I take as my model the great medieval theorist Grocheo, who impatiently pushed the “purely musical” speculations of Boethius to the side in order to produce a socially grounded inventory of the many distinct music cultures flourishing in Paris around 1300—an inventory that included explanations of the preferences of the aristocratic and ecclesiastical elites, the laboring classes, and even hot-blooded youths. What would our histories look like if we took note of the many kinds of music surrounding us—observing differences in social function and technique, to be sure, but acknowledging them all nonetheless as parts of a shared universe?
There has recently been something of a backlash against these home truths under the guise of resisting “pop triumphalism.” Implicit in McClary’s position, we’re told, is the danger of intellectual capitulation to popular music’s market hegemony, allowing its economic dominance to set the agenda of cultural criticism and analysis. Devotees of “minority” non-commercial musics like classical, jazz, and avant-garde have sensibly retreated from borderline racist positions that denigrate commercial popular music as “trash” or “crap.” (Well, except when it’s U2.) But, they now ask, can’t we be left in peace to tend our own gardens? Is there no place for a considered elitism? A retreat from the marketplace?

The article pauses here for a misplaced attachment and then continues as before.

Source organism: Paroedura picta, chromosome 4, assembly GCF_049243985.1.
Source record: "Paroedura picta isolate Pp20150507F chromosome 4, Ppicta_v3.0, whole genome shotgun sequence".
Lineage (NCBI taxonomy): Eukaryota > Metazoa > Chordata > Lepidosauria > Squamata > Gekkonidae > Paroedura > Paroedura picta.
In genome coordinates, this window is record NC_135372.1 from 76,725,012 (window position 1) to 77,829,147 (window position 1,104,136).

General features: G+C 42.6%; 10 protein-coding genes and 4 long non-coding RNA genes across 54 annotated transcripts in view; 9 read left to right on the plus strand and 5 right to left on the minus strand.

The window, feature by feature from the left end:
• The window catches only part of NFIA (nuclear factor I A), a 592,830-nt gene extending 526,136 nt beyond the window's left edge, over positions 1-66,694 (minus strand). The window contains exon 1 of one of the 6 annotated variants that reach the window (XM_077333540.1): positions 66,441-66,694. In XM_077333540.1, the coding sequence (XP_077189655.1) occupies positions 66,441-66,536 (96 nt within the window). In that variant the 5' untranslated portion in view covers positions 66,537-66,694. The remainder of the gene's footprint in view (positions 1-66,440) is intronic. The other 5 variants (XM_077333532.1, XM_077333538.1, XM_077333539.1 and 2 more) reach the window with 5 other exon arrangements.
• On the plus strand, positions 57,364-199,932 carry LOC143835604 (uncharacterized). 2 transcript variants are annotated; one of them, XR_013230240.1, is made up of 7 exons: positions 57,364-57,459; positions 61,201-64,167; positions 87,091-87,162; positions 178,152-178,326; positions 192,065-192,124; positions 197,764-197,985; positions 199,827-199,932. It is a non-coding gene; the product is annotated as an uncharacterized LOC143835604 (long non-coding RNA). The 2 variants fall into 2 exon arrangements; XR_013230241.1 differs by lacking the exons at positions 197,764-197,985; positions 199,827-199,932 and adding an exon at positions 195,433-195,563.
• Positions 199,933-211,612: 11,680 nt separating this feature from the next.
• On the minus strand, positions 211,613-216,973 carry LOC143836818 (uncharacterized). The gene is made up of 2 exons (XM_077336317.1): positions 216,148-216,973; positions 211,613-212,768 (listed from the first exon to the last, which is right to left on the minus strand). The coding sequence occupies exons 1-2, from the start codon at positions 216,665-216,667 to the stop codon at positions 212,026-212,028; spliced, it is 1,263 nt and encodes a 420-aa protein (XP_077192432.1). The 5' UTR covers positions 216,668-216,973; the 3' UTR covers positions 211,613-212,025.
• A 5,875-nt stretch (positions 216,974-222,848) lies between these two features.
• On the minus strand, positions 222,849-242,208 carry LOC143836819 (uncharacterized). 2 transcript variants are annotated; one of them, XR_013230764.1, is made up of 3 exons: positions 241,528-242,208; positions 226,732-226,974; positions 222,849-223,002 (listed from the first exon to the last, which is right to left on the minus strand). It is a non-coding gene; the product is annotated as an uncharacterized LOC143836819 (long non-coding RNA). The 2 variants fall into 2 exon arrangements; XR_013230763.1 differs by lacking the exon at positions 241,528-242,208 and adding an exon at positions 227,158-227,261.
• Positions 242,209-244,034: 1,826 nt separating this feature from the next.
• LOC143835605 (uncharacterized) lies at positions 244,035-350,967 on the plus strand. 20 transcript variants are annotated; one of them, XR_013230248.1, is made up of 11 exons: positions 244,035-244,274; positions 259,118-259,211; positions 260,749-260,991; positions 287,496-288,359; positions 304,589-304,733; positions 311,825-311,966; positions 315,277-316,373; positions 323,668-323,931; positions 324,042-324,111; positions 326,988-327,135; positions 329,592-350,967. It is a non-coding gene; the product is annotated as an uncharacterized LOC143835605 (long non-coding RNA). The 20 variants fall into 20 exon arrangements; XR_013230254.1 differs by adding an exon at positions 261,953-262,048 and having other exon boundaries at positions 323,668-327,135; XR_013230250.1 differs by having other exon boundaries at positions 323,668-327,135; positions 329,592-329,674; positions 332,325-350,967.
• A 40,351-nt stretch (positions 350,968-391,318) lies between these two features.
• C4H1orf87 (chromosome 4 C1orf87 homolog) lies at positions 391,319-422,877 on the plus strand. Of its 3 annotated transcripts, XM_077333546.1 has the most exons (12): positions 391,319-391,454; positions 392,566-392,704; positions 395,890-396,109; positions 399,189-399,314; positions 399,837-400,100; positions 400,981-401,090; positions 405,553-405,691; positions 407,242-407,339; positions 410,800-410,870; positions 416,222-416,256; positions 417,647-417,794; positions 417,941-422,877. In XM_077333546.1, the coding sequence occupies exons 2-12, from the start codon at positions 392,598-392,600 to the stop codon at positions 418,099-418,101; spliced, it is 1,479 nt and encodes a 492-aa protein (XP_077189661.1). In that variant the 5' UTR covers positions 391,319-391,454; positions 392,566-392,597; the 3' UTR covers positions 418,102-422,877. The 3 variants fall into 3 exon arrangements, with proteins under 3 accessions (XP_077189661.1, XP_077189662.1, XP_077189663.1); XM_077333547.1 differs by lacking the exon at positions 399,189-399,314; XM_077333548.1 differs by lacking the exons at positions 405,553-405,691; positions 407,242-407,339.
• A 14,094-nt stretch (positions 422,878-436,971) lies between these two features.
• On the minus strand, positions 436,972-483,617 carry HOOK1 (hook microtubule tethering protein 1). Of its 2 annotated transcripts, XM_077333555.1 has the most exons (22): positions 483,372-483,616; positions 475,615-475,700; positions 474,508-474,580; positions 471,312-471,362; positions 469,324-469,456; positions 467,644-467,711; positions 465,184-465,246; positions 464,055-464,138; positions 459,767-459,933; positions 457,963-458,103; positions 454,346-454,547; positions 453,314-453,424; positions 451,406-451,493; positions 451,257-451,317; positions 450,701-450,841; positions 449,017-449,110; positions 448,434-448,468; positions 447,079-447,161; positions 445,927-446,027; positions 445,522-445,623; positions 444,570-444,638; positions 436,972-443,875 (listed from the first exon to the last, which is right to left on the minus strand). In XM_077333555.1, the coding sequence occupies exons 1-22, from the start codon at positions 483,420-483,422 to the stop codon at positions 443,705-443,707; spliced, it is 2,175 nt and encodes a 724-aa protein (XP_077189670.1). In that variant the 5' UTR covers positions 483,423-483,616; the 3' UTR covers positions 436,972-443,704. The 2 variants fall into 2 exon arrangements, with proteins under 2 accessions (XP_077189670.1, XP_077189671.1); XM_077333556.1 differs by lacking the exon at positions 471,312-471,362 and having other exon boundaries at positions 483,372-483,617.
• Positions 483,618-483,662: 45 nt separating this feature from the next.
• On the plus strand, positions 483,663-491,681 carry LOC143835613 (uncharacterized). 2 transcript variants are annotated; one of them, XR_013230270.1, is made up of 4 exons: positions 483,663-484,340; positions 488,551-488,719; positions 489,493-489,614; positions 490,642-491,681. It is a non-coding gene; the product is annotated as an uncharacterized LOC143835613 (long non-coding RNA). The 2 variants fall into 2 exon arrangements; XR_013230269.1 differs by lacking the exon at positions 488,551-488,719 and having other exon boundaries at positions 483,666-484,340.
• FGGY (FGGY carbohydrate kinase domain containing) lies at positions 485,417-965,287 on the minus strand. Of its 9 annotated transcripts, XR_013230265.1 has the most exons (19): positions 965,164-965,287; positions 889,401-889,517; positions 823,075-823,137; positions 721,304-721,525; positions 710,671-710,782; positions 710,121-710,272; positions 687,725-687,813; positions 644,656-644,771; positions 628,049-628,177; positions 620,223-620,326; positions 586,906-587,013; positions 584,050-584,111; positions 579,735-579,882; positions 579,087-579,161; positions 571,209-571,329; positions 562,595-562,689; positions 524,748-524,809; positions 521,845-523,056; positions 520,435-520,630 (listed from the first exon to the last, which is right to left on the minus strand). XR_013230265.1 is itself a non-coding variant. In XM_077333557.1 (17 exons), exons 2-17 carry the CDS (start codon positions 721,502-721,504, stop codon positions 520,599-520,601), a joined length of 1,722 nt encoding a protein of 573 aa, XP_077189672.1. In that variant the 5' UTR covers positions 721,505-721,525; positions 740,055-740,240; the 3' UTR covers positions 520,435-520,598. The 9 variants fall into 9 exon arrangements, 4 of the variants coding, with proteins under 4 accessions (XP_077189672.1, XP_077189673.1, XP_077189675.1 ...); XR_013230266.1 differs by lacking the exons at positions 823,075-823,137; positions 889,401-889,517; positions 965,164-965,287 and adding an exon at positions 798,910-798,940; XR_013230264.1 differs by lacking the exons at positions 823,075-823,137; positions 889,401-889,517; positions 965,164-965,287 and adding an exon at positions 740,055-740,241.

Well, says the musicologist who once published a piece called “Elvis Everywhere,” actually no, there isn’t. For one thing, at least three generations of new music composers have ceased to see the musical world this way. (I borrowed my title from what was at the time a brand-new string quartet by American composer Michael Daugherty.) It is no longer even news, as it seemed to be in the mid-1990s, that “popular” styles like indie rock and hip-hop have more artistic credibility for the average reader of, say The New Yorker, than the sound of the downtown avant-garde. Vernacular music is, by now, so interwoven with remnants of the Western canons of art music and jazz that today’s hard-working and adaptable composers don’t even expect special credit for knowing and loving it all.
The pervasive influence of popular and non-Western music on contemporary composers inscribes new music in different and larger cultural narratives. Even if we refuse Treitler’s pitcher of historiographic Kool-Aid and persist in trying to fit the present into (some kind of) history, we will have to work in the shadow of the triumph of pop. And models of causality and style change based in a segregated canon of “classical” music are just not going to cut it.
And, so, at the half point of this four-part exploration, let me return you to that bar in New York City where two philologically inclined composers are asking themselves where all the musicologists went. Had I been there, I like to think I’d have gargled my best Bob Dylan: It ain’t us, babe—It ain’t us you’re lookin’ for, babe. What you really need is an interdisciplinary team: maybe a musicologist, but also an ethnomusicologist, someone who does popular music studies, perhaps a media scholar, someone familiar with current debates on race, colonialism, and culture. Let’s roll all that and more into one byline: the postmusicologist. (Thanks to Asturian postmusicologist Maria Vázquez González for the term, and the excellent Tyson Reaction meme which kicked off this series.) In the next two installments, some preliminary adventures of this new action figure. Till then, keep on changin’ the paradigm!